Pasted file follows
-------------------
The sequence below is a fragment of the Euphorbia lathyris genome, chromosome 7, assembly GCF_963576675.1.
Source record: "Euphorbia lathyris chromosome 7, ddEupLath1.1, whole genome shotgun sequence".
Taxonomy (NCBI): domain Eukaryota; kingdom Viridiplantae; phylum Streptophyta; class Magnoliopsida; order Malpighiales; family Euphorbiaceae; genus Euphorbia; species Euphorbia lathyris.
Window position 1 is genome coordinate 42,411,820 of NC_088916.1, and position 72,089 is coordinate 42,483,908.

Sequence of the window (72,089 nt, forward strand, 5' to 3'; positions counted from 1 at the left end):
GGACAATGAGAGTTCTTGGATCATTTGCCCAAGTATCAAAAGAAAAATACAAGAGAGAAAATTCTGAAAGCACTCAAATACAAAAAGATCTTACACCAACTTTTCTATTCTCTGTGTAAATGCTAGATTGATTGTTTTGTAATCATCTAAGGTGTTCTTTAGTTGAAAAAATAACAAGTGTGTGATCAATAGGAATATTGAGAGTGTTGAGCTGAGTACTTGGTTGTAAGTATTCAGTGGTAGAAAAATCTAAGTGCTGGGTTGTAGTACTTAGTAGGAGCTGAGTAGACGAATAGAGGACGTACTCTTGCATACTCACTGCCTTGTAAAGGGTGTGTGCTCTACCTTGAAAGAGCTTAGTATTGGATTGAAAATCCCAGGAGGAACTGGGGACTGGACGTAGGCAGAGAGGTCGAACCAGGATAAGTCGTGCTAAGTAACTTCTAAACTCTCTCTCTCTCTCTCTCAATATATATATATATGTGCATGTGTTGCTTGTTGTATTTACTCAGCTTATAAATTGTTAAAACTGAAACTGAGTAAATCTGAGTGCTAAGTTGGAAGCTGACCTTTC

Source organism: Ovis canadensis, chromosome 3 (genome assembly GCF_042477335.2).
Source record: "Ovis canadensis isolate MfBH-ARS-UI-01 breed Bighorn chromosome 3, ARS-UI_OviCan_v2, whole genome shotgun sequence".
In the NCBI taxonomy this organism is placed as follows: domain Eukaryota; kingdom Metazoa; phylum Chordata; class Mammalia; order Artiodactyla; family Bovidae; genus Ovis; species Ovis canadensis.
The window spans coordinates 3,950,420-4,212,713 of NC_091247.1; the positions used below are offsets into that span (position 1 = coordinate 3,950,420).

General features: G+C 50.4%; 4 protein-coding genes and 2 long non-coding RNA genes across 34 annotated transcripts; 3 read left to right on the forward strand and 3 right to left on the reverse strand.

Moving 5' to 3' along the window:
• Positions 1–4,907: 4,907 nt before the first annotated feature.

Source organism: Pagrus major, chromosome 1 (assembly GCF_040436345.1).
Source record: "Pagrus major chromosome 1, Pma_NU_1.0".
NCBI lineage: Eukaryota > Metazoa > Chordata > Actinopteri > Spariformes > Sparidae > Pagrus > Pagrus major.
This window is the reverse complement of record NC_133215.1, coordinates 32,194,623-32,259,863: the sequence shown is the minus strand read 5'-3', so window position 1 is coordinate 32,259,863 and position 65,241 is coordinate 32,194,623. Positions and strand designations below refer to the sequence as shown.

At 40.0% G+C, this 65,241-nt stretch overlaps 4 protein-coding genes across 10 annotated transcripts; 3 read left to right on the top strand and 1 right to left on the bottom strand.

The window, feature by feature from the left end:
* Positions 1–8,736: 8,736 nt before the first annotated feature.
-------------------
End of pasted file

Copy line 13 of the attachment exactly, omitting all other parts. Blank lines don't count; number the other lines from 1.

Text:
• Positions 1–4,907: 4,907 nt before the first annotated feature.